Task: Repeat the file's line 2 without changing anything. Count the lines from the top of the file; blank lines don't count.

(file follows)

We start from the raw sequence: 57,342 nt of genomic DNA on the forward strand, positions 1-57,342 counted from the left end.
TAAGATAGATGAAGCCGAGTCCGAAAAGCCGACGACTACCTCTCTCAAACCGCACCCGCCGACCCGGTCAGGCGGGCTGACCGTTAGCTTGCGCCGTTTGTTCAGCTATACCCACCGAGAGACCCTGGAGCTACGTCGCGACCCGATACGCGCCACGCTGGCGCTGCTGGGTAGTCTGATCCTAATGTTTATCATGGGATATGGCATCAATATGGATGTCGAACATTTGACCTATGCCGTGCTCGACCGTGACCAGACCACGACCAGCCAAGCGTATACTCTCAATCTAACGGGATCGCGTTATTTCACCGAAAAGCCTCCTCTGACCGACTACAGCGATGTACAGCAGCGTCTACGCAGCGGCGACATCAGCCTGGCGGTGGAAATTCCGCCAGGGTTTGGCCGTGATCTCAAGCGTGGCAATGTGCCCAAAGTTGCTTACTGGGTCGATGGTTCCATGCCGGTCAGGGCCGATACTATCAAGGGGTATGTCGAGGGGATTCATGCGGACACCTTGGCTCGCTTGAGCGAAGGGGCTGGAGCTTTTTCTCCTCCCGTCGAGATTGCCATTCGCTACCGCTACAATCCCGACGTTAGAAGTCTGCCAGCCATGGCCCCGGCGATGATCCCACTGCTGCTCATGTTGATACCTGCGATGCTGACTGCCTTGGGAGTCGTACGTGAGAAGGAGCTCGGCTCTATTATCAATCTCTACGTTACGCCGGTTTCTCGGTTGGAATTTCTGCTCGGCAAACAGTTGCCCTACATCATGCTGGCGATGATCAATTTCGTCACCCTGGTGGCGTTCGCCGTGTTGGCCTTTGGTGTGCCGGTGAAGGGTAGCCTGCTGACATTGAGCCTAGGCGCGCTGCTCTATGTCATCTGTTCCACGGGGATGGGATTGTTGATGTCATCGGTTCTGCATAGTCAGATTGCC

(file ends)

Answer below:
TAAGATAGATGAAGCCGAGTCCGAAAAGCCGACGACTACCTCTCTCAAACCGCACCCGCCGACCCGGTCAGGCGGGCTGACCGTTAGCTTGCGCCGTTTGTTCAGCTATACCCACCGAGAGACCCTGGAGCTACGTCGCGACCCGATACGCGCCACGCTGGCGCTGCTGGGTAGTCTGATCCTAATGTTTATCATGGGATATGGCATCAATATGGATGTCGAACATTTGACCTATGCCGTGCTCGACCGTGACCAGACCACGACCAGCCAAGCGTATACTCTCAATCTAACGGGATCGCGTTATTTCACCGAAAAGCCTCCTCTGACCGACTACAGCGATGTACAGCAGCGTCTACGCAGCGGCGACATCAGCCTGGCGGTGGAAATTCCGCCAGGGTTTGGCCGTGATCTCAAGCGTGGCAATGTGCCCAAAGTTGCTTACTGGGTCGATGGTTCCATGCCGGTCAGGGCCGATACTATCAAGGGGTATGTCGAGGGGATTCATGCGGACACCTTGGCTCGCTTGAGCGAAGGGGCTGGAGCTTTTTCTCCTCCCGTCGAGATTGCCATTCGCTACCGCTACAATCCCGACGTTAGAAGTCTGCCAGCCATGGCCCCGGCGATGATCCCACTGCTGCTCATGTTGATACCTGCGATGCTGACTGCCTTGGGAGTCGTACGTGAGAAGGAGCTCGGCTCTATTATCAATCTCTACGTTACGCCGGTTTCTCGGTTGGAATTTCTGCTCGGCAAACAGTTGCCCTACATCATGCTGGCGATGATCAATTTCGTCACCCTGGTGGCGTTCGCCGTGTTGGCCTTTGGTGTGCCGGTGAAGGGTAGCCTGCTGACATTGAGCCTAGGCGCGCTGCTCTATGTCATCTGTTCCACGGGGATGGGATTGTTGATGTCATCGGTTCTGCATAGTCAGATTGCC